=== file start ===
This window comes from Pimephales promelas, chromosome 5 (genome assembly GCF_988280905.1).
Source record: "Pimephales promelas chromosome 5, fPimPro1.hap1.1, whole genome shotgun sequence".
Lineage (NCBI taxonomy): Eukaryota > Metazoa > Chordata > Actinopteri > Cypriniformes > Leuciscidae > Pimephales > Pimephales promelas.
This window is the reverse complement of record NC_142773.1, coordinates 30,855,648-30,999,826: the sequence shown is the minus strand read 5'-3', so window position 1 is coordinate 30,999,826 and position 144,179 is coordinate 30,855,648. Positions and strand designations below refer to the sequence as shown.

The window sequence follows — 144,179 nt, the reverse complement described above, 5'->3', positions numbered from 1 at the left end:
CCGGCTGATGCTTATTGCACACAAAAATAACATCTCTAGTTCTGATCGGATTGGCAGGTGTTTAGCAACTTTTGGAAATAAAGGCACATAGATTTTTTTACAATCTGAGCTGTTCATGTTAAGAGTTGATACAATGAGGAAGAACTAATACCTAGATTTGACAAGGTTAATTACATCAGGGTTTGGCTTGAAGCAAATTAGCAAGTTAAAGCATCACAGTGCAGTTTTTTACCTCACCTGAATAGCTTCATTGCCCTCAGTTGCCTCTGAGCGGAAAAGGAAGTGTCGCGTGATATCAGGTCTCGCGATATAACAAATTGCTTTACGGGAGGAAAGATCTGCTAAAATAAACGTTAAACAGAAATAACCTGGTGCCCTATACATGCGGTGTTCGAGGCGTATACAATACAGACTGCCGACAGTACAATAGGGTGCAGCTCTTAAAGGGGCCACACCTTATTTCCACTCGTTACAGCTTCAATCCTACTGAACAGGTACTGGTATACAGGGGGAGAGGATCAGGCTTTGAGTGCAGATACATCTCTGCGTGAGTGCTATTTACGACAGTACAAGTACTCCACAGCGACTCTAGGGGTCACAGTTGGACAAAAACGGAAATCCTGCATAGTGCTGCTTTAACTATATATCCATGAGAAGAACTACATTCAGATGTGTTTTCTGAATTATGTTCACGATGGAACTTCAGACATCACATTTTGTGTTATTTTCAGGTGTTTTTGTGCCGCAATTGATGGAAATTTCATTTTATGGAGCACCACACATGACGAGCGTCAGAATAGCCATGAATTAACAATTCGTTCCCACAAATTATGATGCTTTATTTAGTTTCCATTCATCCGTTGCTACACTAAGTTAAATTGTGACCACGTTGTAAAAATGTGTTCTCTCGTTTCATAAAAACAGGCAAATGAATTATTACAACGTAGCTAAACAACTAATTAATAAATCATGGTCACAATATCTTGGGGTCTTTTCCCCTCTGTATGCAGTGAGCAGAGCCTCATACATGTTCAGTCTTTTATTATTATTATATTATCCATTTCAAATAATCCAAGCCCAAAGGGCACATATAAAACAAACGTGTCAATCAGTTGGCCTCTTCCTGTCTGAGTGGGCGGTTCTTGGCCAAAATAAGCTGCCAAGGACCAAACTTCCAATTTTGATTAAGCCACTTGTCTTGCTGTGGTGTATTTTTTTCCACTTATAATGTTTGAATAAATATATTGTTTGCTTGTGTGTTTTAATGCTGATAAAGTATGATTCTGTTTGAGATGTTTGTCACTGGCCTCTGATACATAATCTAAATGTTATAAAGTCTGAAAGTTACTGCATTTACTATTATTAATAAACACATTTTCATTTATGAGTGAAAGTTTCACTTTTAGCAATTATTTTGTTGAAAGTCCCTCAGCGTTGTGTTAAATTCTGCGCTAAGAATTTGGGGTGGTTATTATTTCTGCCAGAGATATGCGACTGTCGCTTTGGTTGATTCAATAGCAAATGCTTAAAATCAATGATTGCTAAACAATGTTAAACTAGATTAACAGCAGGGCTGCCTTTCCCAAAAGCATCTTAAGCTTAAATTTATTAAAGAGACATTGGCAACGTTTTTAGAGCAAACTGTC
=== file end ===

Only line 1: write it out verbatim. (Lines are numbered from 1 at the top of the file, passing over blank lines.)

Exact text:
This window comes from Pimephales promelas, chromosome 5 (genome assembly GCF_988280905.1).